Washington did have a final set of instructions: “I am just going; Have me decently buried; and do not let my body be put into the vault in less than three days after I am dead”. At the dying Presidents bedside, long term friend and secretary Tobias Lear stood speechless. “Do you understand?” Washington demanded. Lear responded he would do as Washington asked. Then Washington, seemingly content, said. “Tis well”.


Those were the great man’s last words.



Now, back to the question at hand?


Did George Washington really throw a silver dollar across the Potomac River?


Being quite capable of doing a feat of significant strength, George Washington was a large and powerful man. He stood 6 feet, 2 inches tall and in later life weighed more than 200 pounds. He wore large shoes (size 13), and stood with an erect military bearing. His face was long with high cheekbones, and he had a large, straight nose, a firm chin, and blue eyes beneath heavy brows.


But alas, his famous coin toss is apparently not the whole truth. This popular myth is often told to illustrate his strength, but the river was not the Potomac (about a mile wide) nor was it the Delaware. Looking at his childhood homestead, perhaps it was the Rappahannock River near Fredericksburg, Virginia. According to myth, Washington threw a piece of slate, about the size and shape of a dollar, not a actual silver dollar. This account took place according to Martha Washington's grandson, George Washington Parke Custis. While the story has never been verified, historians concede that the feat is a possibility. At the site of the Washington family homestead, the Rappahannock measures only 250 feet across, an impressive but not impossible throwing distance.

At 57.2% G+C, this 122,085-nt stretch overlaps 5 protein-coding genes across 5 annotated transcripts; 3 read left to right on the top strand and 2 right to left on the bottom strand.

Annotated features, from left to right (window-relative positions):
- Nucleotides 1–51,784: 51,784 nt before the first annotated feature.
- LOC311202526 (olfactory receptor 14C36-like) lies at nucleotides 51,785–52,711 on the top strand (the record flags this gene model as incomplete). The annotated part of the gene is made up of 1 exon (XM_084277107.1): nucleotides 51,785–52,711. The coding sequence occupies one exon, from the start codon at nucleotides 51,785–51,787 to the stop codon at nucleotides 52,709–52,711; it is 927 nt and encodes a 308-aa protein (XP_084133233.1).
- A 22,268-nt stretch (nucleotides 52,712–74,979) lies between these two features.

Moreover, there were no US silver dollars available when Washington was a young man.


The first US Silver dollar wasn’t minted until 1794 five years before Washington’s death.

Diameter: ±39-40 millimeters 1.535 to 1.574 inches

Metal content:

Silver - 90% Copper - 10%

Weight: ±416 grains (±27.0 grams



If it was any coin at all, it may have been a Sanish 8 Reales. The Spanish Milled Dollar was minted on a coin press from 1732-1826 where-as the term "milled" refers to the fact that the coin blanks (planchets) were made on a milling machine and were of consistent weight and size of 27.1 grams and 1.65 inches in diameter, slightly larger than the US dollar.




Note: What was George Washington’s middle name?


1794 silver dollar “Coin Facts”